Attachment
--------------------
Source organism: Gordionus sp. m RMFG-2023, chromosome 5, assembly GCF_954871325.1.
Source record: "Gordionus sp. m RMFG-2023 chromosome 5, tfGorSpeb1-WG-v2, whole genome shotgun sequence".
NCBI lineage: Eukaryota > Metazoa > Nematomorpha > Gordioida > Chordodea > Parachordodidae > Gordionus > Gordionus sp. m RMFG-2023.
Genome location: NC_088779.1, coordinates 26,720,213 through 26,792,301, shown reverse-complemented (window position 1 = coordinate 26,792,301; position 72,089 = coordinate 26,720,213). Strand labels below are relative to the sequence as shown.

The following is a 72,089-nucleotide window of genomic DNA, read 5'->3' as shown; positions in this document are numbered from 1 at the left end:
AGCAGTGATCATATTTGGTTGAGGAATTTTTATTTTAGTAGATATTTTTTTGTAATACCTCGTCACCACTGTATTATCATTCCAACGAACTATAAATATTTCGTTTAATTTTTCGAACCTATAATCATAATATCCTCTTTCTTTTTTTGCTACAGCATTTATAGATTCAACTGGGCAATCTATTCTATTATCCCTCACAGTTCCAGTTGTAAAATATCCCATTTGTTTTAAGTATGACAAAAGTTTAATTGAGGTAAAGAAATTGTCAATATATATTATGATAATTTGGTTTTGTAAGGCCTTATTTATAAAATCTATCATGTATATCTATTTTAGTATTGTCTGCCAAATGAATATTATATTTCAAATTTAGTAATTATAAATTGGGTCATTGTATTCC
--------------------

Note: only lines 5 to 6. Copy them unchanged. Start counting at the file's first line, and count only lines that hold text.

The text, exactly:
The following is a 72,089-nucleotide window of genomic DNA, read 5'->3' as shown; positions in this document are numbered from 1 at the left end:
AGCAGTGATCATATTTGGTTGAGGAATTTTTATTTTAGTAGATATTTTTTTGTAATACCTCGTCACCACTGTATTATCATTCCAACGAACTATAAATATTTCGTTTAATTTTTCGAACCTATAATCATAATATCCTCTTTCTTTTTTTGCTACAGCATTTATAGATTCAACTGGGCAATCTATTCTATTATCCCTCACAGTTCCAGTTGTAAAATATCCCATTTGTTTTAAGTATGACAAAAGTTTAATTGAGGTAAAGAAATTGTCAATATATATTATGATAATTTGGTTTTGTAAGGCCTTATTTATAAAATCTATCATGTATATCTATTTTAGTATTGTCTGCCAAATGAATATTATATTTCAAATTTAGTAATTATAAATTGGGTCATTGTATTCC